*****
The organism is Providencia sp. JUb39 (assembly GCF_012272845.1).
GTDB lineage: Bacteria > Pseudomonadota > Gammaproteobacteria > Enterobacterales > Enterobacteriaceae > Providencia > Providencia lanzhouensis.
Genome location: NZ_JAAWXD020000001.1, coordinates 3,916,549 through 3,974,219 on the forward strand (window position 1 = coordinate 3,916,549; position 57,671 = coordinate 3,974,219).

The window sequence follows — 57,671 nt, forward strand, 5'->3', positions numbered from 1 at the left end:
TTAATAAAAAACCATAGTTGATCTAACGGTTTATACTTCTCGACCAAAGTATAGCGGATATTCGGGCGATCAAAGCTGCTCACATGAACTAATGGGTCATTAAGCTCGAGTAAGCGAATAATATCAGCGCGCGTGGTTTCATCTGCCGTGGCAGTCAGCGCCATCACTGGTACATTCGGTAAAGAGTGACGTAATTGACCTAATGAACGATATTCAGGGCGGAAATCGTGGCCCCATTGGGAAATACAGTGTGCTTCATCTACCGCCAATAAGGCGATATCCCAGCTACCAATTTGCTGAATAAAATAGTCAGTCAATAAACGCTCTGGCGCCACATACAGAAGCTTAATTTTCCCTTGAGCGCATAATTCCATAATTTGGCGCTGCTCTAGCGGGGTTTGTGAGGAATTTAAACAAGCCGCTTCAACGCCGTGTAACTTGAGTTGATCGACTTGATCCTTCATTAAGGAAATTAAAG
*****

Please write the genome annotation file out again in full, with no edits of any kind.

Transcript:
The organism is Providencia sp. JUb39 (assembly GCF_012272845.1).
GTDB lineage: Bacteria > Pseudomonadota > Gammaproteobacteria > Enterobacterales > Enterobacteriaceae > Providencia > Providencia lanzhouensis.
Genome location: NZ_JAAWXD020000001.1, coordinates 3,916,549 through 3,974,219 on the forward strand (window position 1 = coordinate 3,916,549; position 57,671 = coordinate 3,974,219).

The window sequence follows — 57,671 nt, forward strand, 5'->3', positions numbered from 1 at the left end:
TTAATAAAAAACCATAGTTGATCTAACGGTTTATACTTCTCGACCAAAGTATAGCGGATATTCGGGCGATCAAAGCTGCTCACATGAACTAATGGGTCATTAAGCTCGAGTAAGCGAATAATATCAGCGCGCGTGGTTTCATCTGCCGTGGCAGTCAGCGCCATCACTGGTACATTCGGTAAAGAGTGACGTAATTGACCTAATGAACGATATTCAGGGCGGAAATCGTGGCCCCATTGGGAAATACAGTGTGCTTCATCTACCGCCAATAAGGCGATATCCCAGCTACCAATTTGCTGAATAAAATAGTCAGTCAATAAACGCTCTGGCGCCACATACAGAAGCTTAATTTTCCCTTGAGCGCATAATTCCATAATTTGGCGCTGCTCTAGCGGGGTTTGTGAGGAATTTAAACAAGCCGCTTCAACGCCGTGTAACTTGAGTTGATCGACTTGATCCTTCATTAAGGAAATTAAAG